UFC 210 Cormier versus Johnson 2: Repeat or redemption?

April 08, 2017

by: Jude Roque



Since losing to reigning UFC Light Heavyweight champion Daniel “DC” Cormier almost two years ago, Anthony “Rumble” Johnson has wreaked havoc in the division by knocking out other top contenders to earn a rematch for the belt at UFC 210 in Buffalo, New York on April 8 (April 9 in Manila). The 6’2” power puncher from Dublin, Georgia with a 22-5 win-loss record has put to sleep division giants Jimi Manuwa, Ryan Bader and Glover Teixeira one after the other before this much-awaited rematch with DC.

Considered probably the most feared knockout artist in the UFC today, Johnson has a devastating punch that has knocked out cold 11 of his opponents in the UFC, including such fearsome strikers as Alexander Gustafsson and Antonio Nogueira. The champion Cormier himself was floored by one of Johnson’s vicious punches in the opening round of their 2015 title fight. In UFC 210, Rumble will get another crack at the Light Heavyweight belt as he vows to knock out DC.

But Cormier is one of the toughest MMA fighters in the planet, and makes a case as the best grappler in the Light Heavyweight class. DC has a remarkable 18-1 win-loss card that includes convincing victories over the who’s who in MMA like Anderson Silva, Dan Henderson and former UFC Heavyweight champions Frank Mir and Josh Barnett. His only defeat was a unanimous decision verdict against the former champion Jon Jones, who is considered the current best pound-for-pound fighter in the UFC. Jones was stripped of the UFC Light Heavyweight belt in 2015 after he served time for felony hit-and-run charges, which paved the way for the Cormier-Johnson 1 championship match.

Against Johnson in the first fight, DC used his superior wrestling to keep most of the fight on the ground where he controlled most of the joust before forcing Rumble to submission via rear naked choke in the third round.

A multi-titled wrestler, DC is a two-time Olympian wrestler and a former captain of the 2008 Olympic wrestling team of the United States. His python-like holds make it extremely difficult even for sizable opponents to push him off.  And once he gets them to the ground, they hardly get up to their feet. DC’s signature move is lifting his opponents up then slamming them hard to the ground.

It’s no secret that Johnson’s best chance is to knock out Cormier early. From the opening bell, he must start aggressive with his striking against the champion. But he needs to watch out for the takedowns, where DC is highly successful.  But Rumble must also respect DC’s striking, as he boasts of a respectable 3.77 significant strikes landed per minute average.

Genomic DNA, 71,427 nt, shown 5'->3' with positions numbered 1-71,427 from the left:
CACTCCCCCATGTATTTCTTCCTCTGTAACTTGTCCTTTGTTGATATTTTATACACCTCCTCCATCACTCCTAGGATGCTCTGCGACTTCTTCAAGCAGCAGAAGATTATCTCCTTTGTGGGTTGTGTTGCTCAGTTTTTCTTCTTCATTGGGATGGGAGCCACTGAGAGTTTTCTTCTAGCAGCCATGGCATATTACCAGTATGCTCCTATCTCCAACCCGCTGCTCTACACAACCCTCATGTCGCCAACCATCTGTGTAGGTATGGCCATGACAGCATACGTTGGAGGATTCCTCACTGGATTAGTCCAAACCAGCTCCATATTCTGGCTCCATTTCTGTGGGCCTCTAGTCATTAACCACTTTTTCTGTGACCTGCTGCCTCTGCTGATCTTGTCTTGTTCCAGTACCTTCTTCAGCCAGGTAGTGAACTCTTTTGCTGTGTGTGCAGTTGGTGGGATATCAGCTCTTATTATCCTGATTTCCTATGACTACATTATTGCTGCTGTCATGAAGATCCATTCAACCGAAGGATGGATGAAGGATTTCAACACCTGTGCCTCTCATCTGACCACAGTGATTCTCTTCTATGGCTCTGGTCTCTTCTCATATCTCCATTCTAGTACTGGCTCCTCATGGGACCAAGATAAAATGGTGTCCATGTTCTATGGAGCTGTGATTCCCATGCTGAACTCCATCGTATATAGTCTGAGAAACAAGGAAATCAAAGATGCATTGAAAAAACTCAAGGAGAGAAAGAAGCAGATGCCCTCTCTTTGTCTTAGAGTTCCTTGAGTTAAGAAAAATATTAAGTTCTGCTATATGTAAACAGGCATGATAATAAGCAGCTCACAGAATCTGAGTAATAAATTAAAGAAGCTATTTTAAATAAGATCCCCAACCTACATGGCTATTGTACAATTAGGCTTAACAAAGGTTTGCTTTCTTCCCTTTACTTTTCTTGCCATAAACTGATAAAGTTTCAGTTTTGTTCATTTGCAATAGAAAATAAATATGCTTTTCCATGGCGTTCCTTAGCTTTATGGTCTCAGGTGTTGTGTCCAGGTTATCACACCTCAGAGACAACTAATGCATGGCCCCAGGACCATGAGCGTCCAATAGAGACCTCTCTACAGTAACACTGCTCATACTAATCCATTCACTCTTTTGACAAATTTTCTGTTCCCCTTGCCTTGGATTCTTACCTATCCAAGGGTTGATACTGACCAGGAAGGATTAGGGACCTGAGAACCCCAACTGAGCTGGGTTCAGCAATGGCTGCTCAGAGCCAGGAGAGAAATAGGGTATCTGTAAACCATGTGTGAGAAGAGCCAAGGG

As for the champ, it’s imperative for him to avoid Johnson’s power strikes. The sooner he can get the fight to the ground, the better the chances for him to keep his belt.  Although Johnson himself is an accomplished wrestler, DC is just in a different level with his grappling. It’s hard to imagine anyone right now, perhaps even in the Heavyweight class, that can beat DC on the ground. By the way, Cormier debuted in the UFC as a heavyweight in 2013 and was 2-0 in the division with unanimous decision wins over Mir and Roy Nelson.

My prediction:  Cormier by decision.

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In the co-main event, former UFC Middleweight king Chris Weidman hopes to bounce back from a terrible loss to Yoel Romero last November when he takes on the rampaging Gegard Mousasi. After three successful title defenses, Weidman lost the Middleweight strap to Luke Rockhold in 2015 before suffering another setback to now No. 1 contender Romero.  Weidman was caught by a shattering knee from Romero that opened him up. A masterful wrestler, Weidman will use his power and aggressiveness against the highly technical striker from Iran. But Weidman won’t find Mousasi to be a walk in the park. The former Strikeforce champion has a 41-6-2 record and is on a four-fight winning streak.  His last three victories are all knockout wins against elite middleweights – Thiago Santos, Vitor Belfort and Uriah Hall.

My prediction: Weidman by unanimous decision.

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